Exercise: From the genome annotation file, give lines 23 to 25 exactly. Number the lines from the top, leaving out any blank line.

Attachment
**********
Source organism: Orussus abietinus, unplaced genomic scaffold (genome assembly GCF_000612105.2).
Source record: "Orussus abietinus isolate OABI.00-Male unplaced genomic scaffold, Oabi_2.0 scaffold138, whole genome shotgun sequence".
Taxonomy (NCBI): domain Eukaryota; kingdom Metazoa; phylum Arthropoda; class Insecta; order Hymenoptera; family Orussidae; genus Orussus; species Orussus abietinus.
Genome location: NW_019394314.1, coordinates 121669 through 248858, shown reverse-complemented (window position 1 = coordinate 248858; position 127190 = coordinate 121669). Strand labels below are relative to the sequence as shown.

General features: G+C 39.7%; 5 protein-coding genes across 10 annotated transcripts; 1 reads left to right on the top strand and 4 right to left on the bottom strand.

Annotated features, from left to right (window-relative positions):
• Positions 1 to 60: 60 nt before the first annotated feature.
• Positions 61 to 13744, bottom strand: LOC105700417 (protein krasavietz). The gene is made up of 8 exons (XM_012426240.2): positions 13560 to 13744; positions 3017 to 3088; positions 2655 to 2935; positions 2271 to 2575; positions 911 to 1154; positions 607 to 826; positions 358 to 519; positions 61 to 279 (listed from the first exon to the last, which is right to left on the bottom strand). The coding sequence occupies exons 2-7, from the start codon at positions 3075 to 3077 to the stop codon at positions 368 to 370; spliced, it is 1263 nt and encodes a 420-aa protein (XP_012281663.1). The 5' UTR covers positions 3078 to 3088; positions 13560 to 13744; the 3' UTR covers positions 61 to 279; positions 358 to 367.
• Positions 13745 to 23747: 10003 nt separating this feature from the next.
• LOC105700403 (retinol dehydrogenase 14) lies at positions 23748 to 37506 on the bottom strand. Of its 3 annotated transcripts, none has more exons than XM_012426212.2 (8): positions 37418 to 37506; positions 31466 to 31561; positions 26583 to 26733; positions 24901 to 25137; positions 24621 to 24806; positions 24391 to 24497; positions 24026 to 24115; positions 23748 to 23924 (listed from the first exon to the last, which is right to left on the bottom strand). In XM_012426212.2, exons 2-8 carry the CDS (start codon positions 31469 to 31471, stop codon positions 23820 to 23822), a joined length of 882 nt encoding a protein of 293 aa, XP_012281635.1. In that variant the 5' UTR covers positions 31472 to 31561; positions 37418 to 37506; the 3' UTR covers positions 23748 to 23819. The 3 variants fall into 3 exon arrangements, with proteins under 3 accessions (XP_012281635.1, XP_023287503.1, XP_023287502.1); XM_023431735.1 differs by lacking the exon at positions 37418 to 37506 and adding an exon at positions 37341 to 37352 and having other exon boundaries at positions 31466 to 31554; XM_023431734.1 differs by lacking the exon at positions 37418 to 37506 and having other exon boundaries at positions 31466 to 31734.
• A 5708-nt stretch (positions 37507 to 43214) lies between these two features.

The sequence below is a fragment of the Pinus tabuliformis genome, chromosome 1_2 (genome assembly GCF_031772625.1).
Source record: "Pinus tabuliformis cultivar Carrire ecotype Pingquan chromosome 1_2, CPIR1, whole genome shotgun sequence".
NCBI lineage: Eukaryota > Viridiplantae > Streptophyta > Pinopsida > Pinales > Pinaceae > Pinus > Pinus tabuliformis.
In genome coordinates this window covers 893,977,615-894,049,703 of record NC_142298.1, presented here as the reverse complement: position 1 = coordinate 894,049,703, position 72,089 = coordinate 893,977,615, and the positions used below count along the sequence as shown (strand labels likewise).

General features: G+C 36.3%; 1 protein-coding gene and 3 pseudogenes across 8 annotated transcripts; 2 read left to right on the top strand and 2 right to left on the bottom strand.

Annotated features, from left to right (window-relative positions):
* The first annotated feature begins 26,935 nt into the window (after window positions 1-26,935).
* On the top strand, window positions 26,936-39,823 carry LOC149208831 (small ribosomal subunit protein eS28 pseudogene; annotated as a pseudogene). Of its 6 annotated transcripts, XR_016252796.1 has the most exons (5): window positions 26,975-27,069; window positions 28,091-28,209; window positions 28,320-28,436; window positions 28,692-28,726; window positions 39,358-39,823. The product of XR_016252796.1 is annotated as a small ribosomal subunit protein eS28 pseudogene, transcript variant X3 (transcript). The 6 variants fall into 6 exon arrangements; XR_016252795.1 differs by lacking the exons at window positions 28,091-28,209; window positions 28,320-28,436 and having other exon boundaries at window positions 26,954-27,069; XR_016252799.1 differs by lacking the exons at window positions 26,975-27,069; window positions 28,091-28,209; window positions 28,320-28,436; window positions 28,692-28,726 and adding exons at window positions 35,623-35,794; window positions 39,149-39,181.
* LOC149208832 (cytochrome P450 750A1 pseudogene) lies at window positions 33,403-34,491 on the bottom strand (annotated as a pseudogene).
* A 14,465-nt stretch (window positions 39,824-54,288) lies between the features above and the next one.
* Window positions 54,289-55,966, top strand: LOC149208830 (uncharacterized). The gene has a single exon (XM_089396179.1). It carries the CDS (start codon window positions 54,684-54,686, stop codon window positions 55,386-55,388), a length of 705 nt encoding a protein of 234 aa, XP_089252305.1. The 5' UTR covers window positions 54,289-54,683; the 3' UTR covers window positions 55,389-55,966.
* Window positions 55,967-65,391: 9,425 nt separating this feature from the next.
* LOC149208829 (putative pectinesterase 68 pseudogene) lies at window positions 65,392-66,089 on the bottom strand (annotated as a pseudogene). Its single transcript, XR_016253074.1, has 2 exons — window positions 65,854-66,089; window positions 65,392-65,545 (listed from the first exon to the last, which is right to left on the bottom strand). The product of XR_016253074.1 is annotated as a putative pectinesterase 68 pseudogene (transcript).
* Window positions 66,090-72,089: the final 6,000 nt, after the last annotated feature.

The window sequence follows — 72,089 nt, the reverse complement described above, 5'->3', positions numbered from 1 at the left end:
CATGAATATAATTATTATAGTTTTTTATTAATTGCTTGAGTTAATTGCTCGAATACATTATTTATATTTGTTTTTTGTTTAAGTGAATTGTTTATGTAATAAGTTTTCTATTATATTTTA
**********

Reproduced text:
* Window positions 55,967-65,391: 9,425 nt separating this feature from the next.
* LOC149208829 (putative pectinesterase 68 pseudogene) lies at window positions 65,392-66,089 on the bottom strand (annotated as a pseudogene). Its single transcript, XR_016253074.1, has 2 exons — window positions 65,854-66,089; window positions 65,392-65,545 (listed from the first exon to the last, which is right to left on the bottom strand). The product of XR_016253074.1 is annotated as a putative pectinesterase 68 pseudogene (transcript).
* Window positions 66,090-72,089: the final 6,000 nt, after the last annotated feature.